The Tower 1967



These articles were retyped by Kevin Goodwin from the first version published in our Freshman Year of "The Tower" newspaper Volume VIII - No. 1 dated October 1967.  Many thanks to Kevin for preserving this slice of DLS history all these years.

Frosh Orientation Marks School Opening

Every year the Wednesday after Labor Day marks the end of the summer vacation and the beginning of school.  This year was no exception as students from all directions converged on De La Salle Academy on September 6th for the opening school.  

They came in busses and cars. Some walked while other came across the bay on the ferry. They came from Bristol, Barrington, Warren, Fall River, Tiverton, Middletown, Portsmouth, Jamestown and, of course, Newport. 

For seniors, juniors and sophomores it was like any other school day. Groups formed in the parking lot before school and the topics discussed ranged from what they had done during the summer to what courses they had for the coming school year. It was a day for renewing old friendships and prophesying the new year.

For the freshmen, however, it was a different situation. They were scattered around the grounds in groups of three or four wondering what would happen next.  In order to answer their questions about the school, the Student Council held a freshman orientation in the gym at the beginning of the day. 

Brother John addressed the freshmen and welcomed them to De La Salle. Next came William Donovan, Peter Fanning, Thomas Carey and Martin Kenny who spoke to the freshmen about sports and school activities.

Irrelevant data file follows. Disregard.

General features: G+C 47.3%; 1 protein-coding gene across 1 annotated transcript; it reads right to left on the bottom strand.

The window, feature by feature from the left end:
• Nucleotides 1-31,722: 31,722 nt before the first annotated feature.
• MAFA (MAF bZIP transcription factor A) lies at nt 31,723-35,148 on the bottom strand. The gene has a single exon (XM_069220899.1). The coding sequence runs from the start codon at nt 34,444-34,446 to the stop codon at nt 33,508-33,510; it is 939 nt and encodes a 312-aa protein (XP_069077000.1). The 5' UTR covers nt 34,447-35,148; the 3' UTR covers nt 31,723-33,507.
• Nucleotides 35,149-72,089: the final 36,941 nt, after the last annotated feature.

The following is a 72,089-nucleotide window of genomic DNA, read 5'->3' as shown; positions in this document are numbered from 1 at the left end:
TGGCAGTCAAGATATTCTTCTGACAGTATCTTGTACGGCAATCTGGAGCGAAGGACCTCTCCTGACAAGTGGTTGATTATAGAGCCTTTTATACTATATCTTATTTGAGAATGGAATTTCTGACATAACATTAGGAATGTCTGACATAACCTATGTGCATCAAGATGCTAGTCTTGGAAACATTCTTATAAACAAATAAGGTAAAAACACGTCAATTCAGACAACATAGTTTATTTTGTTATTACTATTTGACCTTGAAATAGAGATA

Following the orientation period the new students went to the cafeteria for refreshments and a chance to get acquainted with one another. Returning to the gym, the class was broken up into discussion groups. Each group was headed by a member of the Student Council. Finally came the assigning of freshmen to their respective home rooms.

Meanwhile the rest of the student body was not idle. Forms had to be filled out, fees paid, and books and schedules had to be passed out. Following this a regular school day was held with shortened periods. Students were dismissed at the regular time.

Frank Frosh Views

Q: After being at De La Salle for one month, what are your initial thoughts of the school?   (Editor Note: Too bad we don't have the names of the people who made these comments!)

A: It is much tougher than grammar school but not as dull. 

A: The sports are great and so far the academic work is not so hard. 

A: It is easy to gain the trust and confidence of the teachers as long as one shows one is worthy of it. 

A: The rotating schedule puts some variety into an otherwise dull school day. 

A: Everything is fine except for the cafeteria which could stand a great deal of improvement. 

A: I like De La Salle more than public schools because the atmosphere is more conducive to studying. 

A: I think the Freshmen should be allowed to change classes more frequently and that there is a need for a longer study period. 

A: It is rather steep in discipline. 

A: The people who make up the school are all right. 

A: It is a great place for those who are athletically inclined. 

A: The people seem to mean business around here. 

A:  Education-wise the school is pretty good and it seems there is much action in other areas also. 

A: The school day seems short and sweet, just as I like it. 

A: There is way too much homework.